am I right to assume that by following this approach, I get a particularly poor amount of BTC from my GBP

It depends on what you mean by "particularly poor amount". You are definitely going to have to pay extra, because you're doing two currency conversions instead of one, and you'll usually experience commissions/fees/unfavorable rates for each individual transaction.

However, the BTC:XXX exchange rate isn't 1:1 for all currencies. So it's likely the overall cost will be close, even though not exact.

What I mean by this is that if they are advertising 1 BTC as being equal to £3000, then it just means you have to buy £3000 worth of an acceptable exchange currency to get one. That could be 3839.70 USD or 3255.36 EUR (at present mid-market rates).

They are definitely not implying that 1BTC = 3000GBP = 3000EUR = 3000USD.

  • The concern was that any GBP amount would be immediately weakened by the conversion to EUR, and the amount of BTC I end up with is directly based on the value of GBP<-->EUR, which is terrible at present.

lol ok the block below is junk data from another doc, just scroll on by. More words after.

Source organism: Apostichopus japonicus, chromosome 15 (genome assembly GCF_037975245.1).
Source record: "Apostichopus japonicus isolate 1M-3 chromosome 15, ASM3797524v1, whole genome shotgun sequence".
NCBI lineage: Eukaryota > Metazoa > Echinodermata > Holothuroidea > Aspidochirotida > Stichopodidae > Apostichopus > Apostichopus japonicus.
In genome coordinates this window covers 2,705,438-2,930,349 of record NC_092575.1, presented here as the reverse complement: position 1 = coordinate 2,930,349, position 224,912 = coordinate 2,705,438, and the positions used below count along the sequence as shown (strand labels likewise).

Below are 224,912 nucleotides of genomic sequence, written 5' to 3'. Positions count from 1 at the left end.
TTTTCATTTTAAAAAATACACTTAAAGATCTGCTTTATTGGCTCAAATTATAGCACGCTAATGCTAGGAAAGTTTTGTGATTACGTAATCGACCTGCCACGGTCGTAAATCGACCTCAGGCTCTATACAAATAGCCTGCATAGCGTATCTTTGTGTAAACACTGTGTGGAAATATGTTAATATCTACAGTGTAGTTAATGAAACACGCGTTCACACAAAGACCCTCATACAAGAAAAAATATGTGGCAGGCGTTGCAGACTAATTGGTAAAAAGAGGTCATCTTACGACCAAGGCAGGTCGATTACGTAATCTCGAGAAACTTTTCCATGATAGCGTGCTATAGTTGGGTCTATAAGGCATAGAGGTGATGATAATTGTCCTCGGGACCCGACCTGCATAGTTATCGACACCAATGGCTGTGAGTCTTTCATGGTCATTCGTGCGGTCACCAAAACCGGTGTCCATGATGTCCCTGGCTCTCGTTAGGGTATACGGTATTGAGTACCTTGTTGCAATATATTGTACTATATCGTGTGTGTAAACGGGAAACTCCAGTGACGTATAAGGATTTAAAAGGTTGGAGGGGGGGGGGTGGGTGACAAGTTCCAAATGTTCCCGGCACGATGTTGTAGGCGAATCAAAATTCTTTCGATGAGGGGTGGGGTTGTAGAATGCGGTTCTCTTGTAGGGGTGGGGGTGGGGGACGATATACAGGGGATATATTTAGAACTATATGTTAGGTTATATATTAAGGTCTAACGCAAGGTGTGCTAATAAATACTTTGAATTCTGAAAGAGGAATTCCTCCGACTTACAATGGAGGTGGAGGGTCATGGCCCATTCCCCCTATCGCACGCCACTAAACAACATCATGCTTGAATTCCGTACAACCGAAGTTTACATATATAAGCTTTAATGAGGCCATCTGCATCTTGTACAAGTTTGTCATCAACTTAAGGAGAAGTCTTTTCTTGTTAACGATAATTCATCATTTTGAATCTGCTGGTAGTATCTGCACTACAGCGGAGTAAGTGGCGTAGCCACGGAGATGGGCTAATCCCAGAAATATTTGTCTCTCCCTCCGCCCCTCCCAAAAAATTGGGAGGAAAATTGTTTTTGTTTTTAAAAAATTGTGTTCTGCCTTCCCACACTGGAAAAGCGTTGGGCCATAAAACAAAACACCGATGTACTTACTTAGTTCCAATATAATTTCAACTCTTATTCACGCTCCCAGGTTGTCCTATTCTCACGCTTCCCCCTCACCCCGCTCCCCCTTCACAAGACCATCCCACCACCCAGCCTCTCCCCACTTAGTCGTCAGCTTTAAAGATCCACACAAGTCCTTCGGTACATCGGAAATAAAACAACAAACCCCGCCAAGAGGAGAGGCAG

– EvilDr
    Commented Aug 23, 2017 at 13:44
  • 4
    That only becomes an issue if the GBP:EUR rate changes. Consider the following scenario: buy 1000EUR at a rate of 0.92GBP, total cost 920GBP. Wait 30 days, the rate has changed to 0.93GBP per EUR (i.e. the pound is even weaker than before) if you convert your currency back to GBP at this point you make a small £10 profit. Alternatively, if the pound had strengthened you'd lose a bit. And if the rate remained unchanged, you gain/lose nothing at all. (I'm ignoring commissions here for simplicity).
    – CactusCake
    Commented Aug 23, 2017 at 13:50
  • 2
    @EvilDr If you were able to get significantly more bitcoin, or any other currency, through straight conversion from GBP, rather than GBP to EUR to currency (where significantly means more than the value of the commission fee + spread), then you would be able to buy bitcoin directly (from another exchange), then immediately convert to GBP through EUR and get more GBP than you started with (since you would get significantly less bitcoin for the same GBP this way, remember?), making a perpetual money-making engine. And for most intents and purposes, those don't exist in nature.